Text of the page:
For tech-savvy teens fond of text messaging and Facebook, the Magic Marker-scrawled protest sign -- "DON'T MUTE THE YOUTH" -- was decidedly old school.
But there it was Saturday, taped to a door inside the offices of Youth Communication Chicago (Y.C.C.) , where a dozen teen writers rallied and held a press conference to bring attention to their ailing citywide newspaper, New Expression.
After 32 years of publishing the bimonthly teen newspaper, Y.C.C. has suspended operations and may have to shutter its doors unless the non-profit can raise $160,000 by year's end.
That would mean the demise of New Expression, founded in 1976 by Ann Christine Heintz, a Chicago Catholic schoolteacher and nun who believed that youth must be heard without the restraint and censorship of high school papers.
It would also halt other mass media vehicles that Y.C.C. has provided for nearly 4,000 teens: a weekly call-in show on CAN-TV produced by teens; a business publication called Teens Mean Business that promotes financial literacy; and "Journalism in the Community," which produces newsletters at 32 schools and youth centers across the city, many in neighborhoods where young people lack opportunities.
"It's the economy, and the squeeze on nonprofits, and the crisis in the newspaper industry -- it's a perfect storm," Y.C.C. executive director Phil Constello said of the organization's financial uncertainty in an interview with Newstips.org.
As one might imagine, the teen writers and staff have not taken kindly to the news. Hence Saturday's rally and press conference.
One by one, as a reporter from the Chicago Sun-Times and a WGN-TV cameraman captured their words, the teens testified from behind a makeshift podium about the impact that New Expression has made in their lives.
"It's a blessing to have a place where I can come and write," shared Robin Wonsley, a 17-year-old senior at DuSable High School. "In the city of Chicago, you don't have that many opportunities to express yourself."
"Don't let New Expression go because it's a great voice for everyone who might be silenced otherwise," said Sutherland Elementary 8th-grader Hollie Davis.
"New Expression has really influenced me," added Deontae Moore, a sophomore at Urban Prep Academy for Young Men in Englewood. "I now have a passion for writing."
As an alumnus of L.A. Youth , a sister publication to New Expression, (and, in the interest of full disclosure, a Y.C.C. board member), I listened to the teens' stories and experienced what Oprah might call a "full-circle moment."
In 1992, when I was 17 and in need of a summer job, my mother flung a copy of L.A. Youth at me and said, "Make yourself useful."
As I flipped through the publication, I stumbled across an ad soliciting teen writers. To escape my mother's nagging, I decided to volunteer and hopped on a bus to the newspaper's offices.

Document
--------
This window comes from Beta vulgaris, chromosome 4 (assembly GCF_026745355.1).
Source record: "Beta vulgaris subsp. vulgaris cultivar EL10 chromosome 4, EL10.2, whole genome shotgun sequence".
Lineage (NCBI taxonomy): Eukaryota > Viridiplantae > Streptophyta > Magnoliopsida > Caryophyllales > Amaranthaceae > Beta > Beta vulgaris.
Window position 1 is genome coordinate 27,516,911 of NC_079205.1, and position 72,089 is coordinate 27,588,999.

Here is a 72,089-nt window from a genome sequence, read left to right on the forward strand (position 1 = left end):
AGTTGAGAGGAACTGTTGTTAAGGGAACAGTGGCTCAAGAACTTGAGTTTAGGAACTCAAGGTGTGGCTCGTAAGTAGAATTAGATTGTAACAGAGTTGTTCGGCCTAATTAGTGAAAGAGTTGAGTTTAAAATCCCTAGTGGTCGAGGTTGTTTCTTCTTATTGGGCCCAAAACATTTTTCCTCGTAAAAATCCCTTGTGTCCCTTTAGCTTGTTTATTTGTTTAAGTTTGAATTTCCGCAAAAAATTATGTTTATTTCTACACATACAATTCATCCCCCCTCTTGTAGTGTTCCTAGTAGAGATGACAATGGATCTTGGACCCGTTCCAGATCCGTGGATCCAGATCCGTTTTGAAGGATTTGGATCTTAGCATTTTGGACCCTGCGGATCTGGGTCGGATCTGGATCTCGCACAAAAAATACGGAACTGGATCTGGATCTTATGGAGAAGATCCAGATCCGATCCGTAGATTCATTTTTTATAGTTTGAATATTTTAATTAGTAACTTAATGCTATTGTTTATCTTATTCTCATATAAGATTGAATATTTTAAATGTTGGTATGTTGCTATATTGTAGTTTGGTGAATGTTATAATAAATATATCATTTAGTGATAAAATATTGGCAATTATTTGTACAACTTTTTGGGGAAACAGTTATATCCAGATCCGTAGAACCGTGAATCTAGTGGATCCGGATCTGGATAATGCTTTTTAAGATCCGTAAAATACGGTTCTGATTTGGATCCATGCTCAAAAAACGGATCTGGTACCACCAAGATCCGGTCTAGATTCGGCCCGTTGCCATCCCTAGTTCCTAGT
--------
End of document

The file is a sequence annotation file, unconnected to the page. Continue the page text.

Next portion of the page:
From the moment I arrived at L.A. Youth, I was made to feel important. I was treated as a person whose views and opinions mattered. I did not feel "immature" or "naïve," too young to understand the world around me. Time and time again then-editorial advisor Libby Hartigan would turn to me and say, "What do you think about this? How do you feel about this topic?" The validation was empowering.
Growing up in gang-infested neighborhoods of South Los Angeles, I'd never met a professional journalist or knew of anyone who made a living putting words in their proper place. L.A. Youth opened up a whole new world for me.
Now here I was 16 years later -- after stints as a professional journalist at the Los Angeles Times, The Baltimore Sun, and the Chicago Tribune -- once again standing in solidarity with teens who believe in the power of journalism to spark literacy and leadership.
My story is by no means unique. Many Y.C.C. alums have gone on to college and rewarding careers, including Ava Thompson Greenwell and Charles Whitaker, both of whom now teach at the Medill School of Journalism at Northwestern University; Russell Pryor an accountant with Dolins, Dolins & Sorinsky, Ltd; and Baaba Grant, a 2008 participant, who now attends college at Dartmouth.
Harvey Porchia, an assignment editor at CLTV, said that working for New Expression "helped me get to where I am today. It taught me responsibility, how to meet deadlines and to stay focused. It also gave me some management training at a very young age."
Indeed, in its heyday, the teen paper scooped both the Chicago Sun-Times and the Tribune with an expose of a teen pornography ring, an investigation of the cocaine trade in the city's high schools and a report on students' easy access to liquor and guns.
A former Tribune colleague jokingly asked me, "Why shouldn't a teen paper fail like every other paper in the world?"
What he doesn't understand is that New Expression is more than a newspaper. In a city where youth too often gain notice when they get shot or shoot someone, it provides a creative platform to be heard in the world without a bullet.
With Y.C.C. on the brink of closure, Chicago risks losing more than its oldest teen newspaper; it risks losing an avenue for young people to find their place in the world.
Why should we fail to preserve that?